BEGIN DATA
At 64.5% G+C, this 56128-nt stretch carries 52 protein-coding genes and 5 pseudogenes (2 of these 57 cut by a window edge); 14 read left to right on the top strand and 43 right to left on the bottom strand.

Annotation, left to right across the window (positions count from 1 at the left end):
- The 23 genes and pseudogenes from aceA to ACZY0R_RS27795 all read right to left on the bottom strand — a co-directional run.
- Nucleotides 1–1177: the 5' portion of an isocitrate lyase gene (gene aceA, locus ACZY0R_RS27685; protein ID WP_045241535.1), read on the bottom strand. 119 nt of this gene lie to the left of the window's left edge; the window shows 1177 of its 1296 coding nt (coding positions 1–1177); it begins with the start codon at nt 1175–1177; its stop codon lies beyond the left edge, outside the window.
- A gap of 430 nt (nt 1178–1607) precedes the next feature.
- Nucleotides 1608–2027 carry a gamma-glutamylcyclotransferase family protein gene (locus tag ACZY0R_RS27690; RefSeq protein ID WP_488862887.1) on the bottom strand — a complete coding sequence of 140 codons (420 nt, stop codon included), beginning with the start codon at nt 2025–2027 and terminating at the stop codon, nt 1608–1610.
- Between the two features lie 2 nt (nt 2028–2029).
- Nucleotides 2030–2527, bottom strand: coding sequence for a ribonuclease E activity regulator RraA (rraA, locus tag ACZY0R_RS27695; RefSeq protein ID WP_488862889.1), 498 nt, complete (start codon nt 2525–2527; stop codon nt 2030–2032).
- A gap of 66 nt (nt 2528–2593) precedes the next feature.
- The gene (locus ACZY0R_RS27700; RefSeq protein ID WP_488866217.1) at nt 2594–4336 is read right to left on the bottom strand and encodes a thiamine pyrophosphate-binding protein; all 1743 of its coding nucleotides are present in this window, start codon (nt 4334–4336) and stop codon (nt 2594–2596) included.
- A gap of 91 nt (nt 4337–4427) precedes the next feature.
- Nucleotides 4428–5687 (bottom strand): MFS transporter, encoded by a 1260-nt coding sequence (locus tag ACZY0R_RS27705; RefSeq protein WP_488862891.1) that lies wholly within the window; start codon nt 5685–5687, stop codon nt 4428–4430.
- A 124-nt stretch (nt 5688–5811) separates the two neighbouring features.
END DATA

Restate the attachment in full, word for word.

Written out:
At 64.5% G+C, this 56128-nt stretch carries 52 protein-coding genes and 5 pseudogenes (2 of these 57 cut by a window edge); 14 read left to right on the top strand and 43 right to left on the bottom strand.

Annotation, left to right across the window (positions count from 1 at the left end):
- The 23 genes and pseudogenes from aceA to ACZY0R_RS27795 all read right to left on the bottom strand — a co-directional run.
- Nucleotides 1–1177: the 5' portion of an isocitrate lyase gene (gene aceA, locus ACZY0R_RS27685; protein ID WP_045241535.1), read on the bottom strand. 119 nt of this gene lie to the left of the window's left edge; the window shows 1177 of its 1296 coding nt (coding positions 1–1177); it begins with the start codon at nt 1175–1177; its stop codon lies beyond the left edge, outside the window.
- A gap of 430 nt (nt 1178–1607) precedes the next feature.
- Nucleotides 1608–2027 carry a gamma-glutamylcyclotransferase family protein gene (locus tag ACZY0R_RS27690; RefSeq protein ID WP_488862887.1) on the bottom strand — a complete coding sequence of 140 codons (420 nt, stop codon included), beginning with the start codon at nt 2025–2027 and terminating at the stop codon, nt 1608–1610.
- Between the two features lie 2 nt (nt 2028–2029).
- Nucleotides 2030–2527, bottom strand: coding sequence for a ribonuclease E activity regulator RraA (rraA, locus tag ACZY0R_RS27695; RefSeq protein ID WP_488862889.1), 498 nt, complete (start codon nt 2525–2527; stop codon nt 2030–2032).
- A gap of 66 nt (nt 2528–2593) precedes the next feature.
- The gene (locus ACZY0R_RS27700; RefSeq protein ID WP_488866217.1) at nt 2594–4336 is read right to left on the bottom strand and encodes a thiamine pyrophosphate-binding protein; all 1743 of its coding nucleotides are present in this window, start codon (nt 4334–4336) and stop codon (nt 2594–2596) included.
- A gap of 91 nt (nt 4337–4427) precedes the next feature.
- Nucleotides 4428–5687 (bottom strand): MFS transporter, encoded by a 1260-nt coding sequence (locus tag ACZY0R_RS27705; RefSeq protein WP_488862891.1) that lies wholly within the window; start codon nt 5685–5687, stop codon nt 4428–4430.
- A 124-nt stretch (nt 5688–5811) separates the two neighbouring features.